The silly-Latin "sentence" Semper ubi sub ubi
is translated 'always wear underwear,' although ubi
means 'where' not '-wear'. If you were dressed as a Roman, would you "semper ubi sub ubi
"? Comments on Mary Beard's latest blog address the question of what a Roman would wear under a toga. Someone mentioned the leather bikinis that have been found covering women on mosaics; another, a garment known as a subligaculum
, which may be translated as a loincloth; another, a packet of underwear sent to soldiers at Vindolanda. Even if women wore leather bikinis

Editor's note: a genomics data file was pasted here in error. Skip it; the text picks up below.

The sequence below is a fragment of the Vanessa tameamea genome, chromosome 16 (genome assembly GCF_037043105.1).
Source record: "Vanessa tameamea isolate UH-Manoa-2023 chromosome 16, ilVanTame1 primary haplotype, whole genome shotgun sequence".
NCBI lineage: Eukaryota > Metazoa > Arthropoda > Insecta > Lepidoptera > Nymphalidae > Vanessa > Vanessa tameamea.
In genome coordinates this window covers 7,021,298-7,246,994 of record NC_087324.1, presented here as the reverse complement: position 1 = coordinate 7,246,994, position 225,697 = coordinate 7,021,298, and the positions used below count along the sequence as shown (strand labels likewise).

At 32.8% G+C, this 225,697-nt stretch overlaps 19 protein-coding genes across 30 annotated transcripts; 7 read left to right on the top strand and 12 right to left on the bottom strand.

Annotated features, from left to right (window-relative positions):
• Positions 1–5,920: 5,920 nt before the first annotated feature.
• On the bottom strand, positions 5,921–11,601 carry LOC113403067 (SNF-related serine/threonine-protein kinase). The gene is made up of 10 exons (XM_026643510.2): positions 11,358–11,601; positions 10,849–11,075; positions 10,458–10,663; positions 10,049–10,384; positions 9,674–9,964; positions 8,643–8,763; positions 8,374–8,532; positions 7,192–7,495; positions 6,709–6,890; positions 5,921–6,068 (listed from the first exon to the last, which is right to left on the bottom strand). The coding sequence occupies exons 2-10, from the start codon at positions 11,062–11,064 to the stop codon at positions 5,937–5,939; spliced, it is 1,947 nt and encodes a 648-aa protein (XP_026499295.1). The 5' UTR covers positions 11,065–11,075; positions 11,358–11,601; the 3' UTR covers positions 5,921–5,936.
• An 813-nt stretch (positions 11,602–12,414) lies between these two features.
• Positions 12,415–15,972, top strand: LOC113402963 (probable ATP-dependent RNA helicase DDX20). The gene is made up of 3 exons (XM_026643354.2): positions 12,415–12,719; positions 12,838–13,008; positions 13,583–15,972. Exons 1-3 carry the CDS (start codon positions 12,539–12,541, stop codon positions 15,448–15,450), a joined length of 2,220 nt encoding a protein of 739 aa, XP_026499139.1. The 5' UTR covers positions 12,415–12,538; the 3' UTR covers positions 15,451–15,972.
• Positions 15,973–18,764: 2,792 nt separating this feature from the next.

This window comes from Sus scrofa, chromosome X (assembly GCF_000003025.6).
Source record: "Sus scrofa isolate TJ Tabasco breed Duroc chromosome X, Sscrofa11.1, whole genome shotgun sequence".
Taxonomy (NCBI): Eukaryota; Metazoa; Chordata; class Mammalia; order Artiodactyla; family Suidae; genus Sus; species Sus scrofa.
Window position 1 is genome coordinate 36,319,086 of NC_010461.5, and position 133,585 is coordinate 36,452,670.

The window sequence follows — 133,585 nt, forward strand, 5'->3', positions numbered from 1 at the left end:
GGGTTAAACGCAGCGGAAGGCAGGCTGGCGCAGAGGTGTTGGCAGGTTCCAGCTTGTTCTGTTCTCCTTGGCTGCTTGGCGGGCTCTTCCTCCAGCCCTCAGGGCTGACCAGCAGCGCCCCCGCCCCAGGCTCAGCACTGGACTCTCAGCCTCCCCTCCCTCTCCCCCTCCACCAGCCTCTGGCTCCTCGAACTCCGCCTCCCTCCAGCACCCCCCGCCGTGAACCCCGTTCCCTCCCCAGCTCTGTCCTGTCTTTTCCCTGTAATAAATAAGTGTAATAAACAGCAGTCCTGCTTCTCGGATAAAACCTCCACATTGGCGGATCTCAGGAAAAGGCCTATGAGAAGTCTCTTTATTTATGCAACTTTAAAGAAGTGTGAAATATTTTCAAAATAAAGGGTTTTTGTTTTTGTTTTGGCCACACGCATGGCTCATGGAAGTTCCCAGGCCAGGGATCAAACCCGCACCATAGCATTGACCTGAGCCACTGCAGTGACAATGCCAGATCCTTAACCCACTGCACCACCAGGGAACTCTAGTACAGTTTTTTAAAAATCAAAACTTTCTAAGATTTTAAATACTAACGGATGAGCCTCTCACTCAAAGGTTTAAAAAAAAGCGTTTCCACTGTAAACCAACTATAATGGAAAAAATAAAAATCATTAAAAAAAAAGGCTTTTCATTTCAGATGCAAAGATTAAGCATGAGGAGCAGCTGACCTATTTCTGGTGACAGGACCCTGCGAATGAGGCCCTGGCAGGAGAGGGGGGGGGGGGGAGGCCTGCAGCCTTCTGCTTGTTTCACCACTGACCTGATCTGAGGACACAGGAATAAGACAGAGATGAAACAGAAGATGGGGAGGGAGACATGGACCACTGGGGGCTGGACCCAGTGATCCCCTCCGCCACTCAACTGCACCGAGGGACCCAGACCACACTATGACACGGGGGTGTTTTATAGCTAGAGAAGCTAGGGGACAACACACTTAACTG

(with or without outer garments), and soldiers wore loincloths under their armor, that doesn't answer the question of whether toga-clad Roman men wore underwear. Read more about this probably unanswerable at What Did Romans Wear Under Their Togas?
What evidence can you cite for or against the idea that Romans wore underwear under their togas?
Hadrian's Wall at Vindolanda image © N.S. Gill